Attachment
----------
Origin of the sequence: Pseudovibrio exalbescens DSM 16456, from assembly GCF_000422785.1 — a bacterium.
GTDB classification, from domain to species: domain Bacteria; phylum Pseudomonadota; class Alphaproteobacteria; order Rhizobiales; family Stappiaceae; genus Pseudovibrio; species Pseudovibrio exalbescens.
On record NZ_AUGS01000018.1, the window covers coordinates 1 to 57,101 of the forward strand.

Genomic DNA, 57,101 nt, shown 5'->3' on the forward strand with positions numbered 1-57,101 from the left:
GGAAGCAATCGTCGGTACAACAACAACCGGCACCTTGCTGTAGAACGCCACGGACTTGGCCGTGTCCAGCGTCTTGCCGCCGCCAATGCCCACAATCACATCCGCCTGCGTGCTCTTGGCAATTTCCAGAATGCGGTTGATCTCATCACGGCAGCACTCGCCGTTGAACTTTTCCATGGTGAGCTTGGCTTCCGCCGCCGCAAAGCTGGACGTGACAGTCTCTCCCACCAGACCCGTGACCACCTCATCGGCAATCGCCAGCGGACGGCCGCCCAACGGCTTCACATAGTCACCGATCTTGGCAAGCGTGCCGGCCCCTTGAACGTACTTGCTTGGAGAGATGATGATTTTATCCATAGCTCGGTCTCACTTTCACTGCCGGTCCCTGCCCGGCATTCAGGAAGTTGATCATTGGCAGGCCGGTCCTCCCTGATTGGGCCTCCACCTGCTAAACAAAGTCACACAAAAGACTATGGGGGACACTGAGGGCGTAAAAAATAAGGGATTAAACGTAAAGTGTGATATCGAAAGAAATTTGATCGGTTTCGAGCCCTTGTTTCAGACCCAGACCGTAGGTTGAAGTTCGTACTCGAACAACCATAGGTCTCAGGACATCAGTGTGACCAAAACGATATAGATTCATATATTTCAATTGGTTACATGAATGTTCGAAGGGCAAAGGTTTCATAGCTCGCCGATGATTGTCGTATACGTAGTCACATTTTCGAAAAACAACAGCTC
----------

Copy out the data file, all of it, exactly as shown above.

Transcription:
Origin of the sequence: Pseudovibrio exalbescens DSM 16456, from assembly GCF_000422785.1 — a bacterium.
GTDB classification, from domain to species: domain Bacteria; phylum Pseudomonadota; class Alphaproteobacteria; order Rhizobiales; family Stappiaceae; genus Pseudovibrio; species Pseudovibrio exalbescens.
On record NZ_AUGS01000018.1, the window covers coordinates 1 to 57,101 of the forward strand.

Genomic DNA, 57,101 nt, shown 5'->3' on the forward strand with positions numbered 1-57,101 from the left:
GGAAGCAATCGTCGGTACAACAACAACCGGCACCTTGCTGTAGAACGCCACGGACTTGGCCGTGTCCAGCGTCTTGCCGCCGCCAATGCCCACAATCACATCCGCCTGCGTGCTCTTGGCAATTTCCAGAATGCGGTTGATCTCATCACGGCAGCACTCGCCGTTGAACTTTTCCATGGTGAGCTTGGCTTCCGCCGCCGCAAAGCTGGACGTGACAGTCTCTCCCACCAGACCCGTGACCACCTCATCGGCAATCGCCAGCGGACGGCCGCCCAACGGCTTCACATAGTCACCGATCTTGGCAAGCGTGCCGGCCCCTTGAACGTACTTGCTTGGAGAGATGATGATTTTATCCATAGCTCGGTCTCACTTTCACTGCCGGTCCCTGCCCGGCATTCAGGAAGTTGATCATTGGCAGGCCGGTCCTCCCTGATTGGGCCTCCACCTGCTAAACAAAGTCACACAAAAGACTATGGGGGACACTGAGGGCGTAAAAAATAAGGGATTAAACGTAAAGTGTGATATCGAAAGAAATTTGATCGGTTTCGAGCCCTTGTTTCAGACCCAGACCGTAGGTTGAAGTTCGTACTCGAACAACCATAGGTCTCAGGACATCAGTGTGACCAAAACGATATAGATTCATATATTTCAATTGGTTACATGAATGTTCGAAGGGCAAAGGTTTCATAGCTCGCCGATGATTGTCGTATACGTAGTCACATTTTCGAAAAACAACAGCTC